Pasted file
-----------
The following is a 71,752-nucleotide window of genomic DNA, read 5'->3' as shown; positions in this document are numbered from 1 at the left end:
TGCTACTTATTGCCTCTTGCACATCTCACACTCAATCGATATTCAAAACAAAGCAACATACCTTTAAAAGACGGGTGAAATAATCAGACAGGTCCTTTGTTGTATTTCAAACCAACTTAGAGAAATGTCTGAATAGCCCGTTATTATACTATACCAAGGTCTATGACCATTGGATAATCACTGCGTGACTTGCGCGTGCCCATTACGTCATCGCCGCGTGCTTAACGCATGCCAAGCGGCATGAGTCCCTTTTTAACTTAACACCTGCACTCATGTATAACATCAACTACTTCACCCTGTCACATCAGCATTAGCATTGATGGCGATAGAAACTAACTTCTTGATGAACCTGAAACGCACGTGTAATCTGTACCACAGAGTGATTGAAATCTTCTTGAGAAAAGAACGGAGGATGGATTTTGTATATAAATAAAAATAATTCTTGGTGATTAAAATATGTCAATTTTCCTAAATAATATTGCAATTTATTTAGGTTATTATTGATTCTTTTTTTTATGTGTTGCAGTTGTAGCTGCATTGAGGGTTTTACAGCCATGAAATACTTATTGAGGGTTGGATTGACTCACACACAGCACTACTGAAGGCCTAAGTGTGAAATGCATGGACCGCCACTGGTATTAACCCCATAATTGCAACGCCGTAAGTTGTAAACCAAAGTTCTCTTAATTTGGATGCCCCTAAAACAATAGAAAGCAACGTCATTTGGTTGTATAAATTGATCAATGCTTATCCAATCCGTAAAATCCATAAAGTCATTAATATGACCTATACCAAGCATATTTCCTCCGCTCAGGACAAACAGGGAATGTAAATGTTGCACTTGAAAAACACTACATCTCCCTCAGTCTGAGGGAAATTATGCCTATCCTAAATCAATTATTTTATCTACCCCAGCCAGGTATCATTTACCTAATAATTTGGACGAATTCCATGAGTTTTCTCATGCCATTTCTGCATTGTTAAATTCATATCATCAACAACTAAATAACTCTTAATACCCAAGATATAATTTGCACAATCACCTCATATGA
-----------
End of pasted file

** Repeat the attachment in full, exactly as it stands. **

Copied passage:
The following is a 71,752-nucleotide window of genomic DNA, read 5'->3' as shown; positions in this document are numbered from 1 at the left end:
TGCTACTTATTGCCTCTTGCACATCTCACACTCAATCGATATTCAAAACAAAGCAACATACCTTTAAAAGACGGGTGAAATAATCAGACAGGTCCTTTGTTGTATTTCAAACCAACTTAGAGAAATGTCTGAATAGCCCGTTATTATACTATACCAAGGTCTATGACCATTGGATAATCACTGCGTGACTTGCGCGTGCCCATTACGTCATCGCCGCGTGCTTAACGCATGCCAAGCGGCATGAGTCCCTTTTTAACTTAACACCTGCACTCATGTATAACATCAACTACTTCACCCTGTCACATCAGCATTAGCATTGATGGCGATAGAAACTAACTTCTTGATGAACCTGAAACGCACGTGTAATCTGTACCACAGAGTGATTGAAATCTTCTTGAGAAAAGAACGGAGGATGGATTTTGTATATAAATAAAAATAATTCTTGGTGATTAAAATATGTCAATTTTCCTAAATAATATTGCAATTTATTTAGGTTATTATTGATTCTTTTTTTTATGTGTTGCAGTTGTAGCTGCATTGAGGGTTTTACAGCCATGAAATACTTATTGAGGGTTGGATTGACTCACACACAGCACTACTGAAGGCCTAAGTGTGAAATGCATGGACCGCCACTGGTATTAACCCCATAATTGCAACGCCGTAAGTTGTAAACCAAAGTTCTCTTAATTTGGATGCCCCTAAAACAATAGAAAGCAACGTCATTTGGTTGTATAAATTGATCAATGCTTATCCAATCCGTAAAATCCATAAAGTCATTAATATGACCTATACCAAGCATATTTCCTCCGCTCAGGACAAACAGGGAATGTAAATGTTGCACTTGAAAAACACTACATCTCCCTCAGTCTGAGGGAAATTATGCCTATCCTAAATCAATTATTTTATCTACCCCAGCCAGGTATCATTTACCTAATAATTTGGACGAATTCCATGAGTTTTCTCATGCCATTTCTGCATTGTTAAATTCATATCATCAACAACTAAATAACTCTTAATACCCAAGATATAATTTGCACAATCACCTCATATGA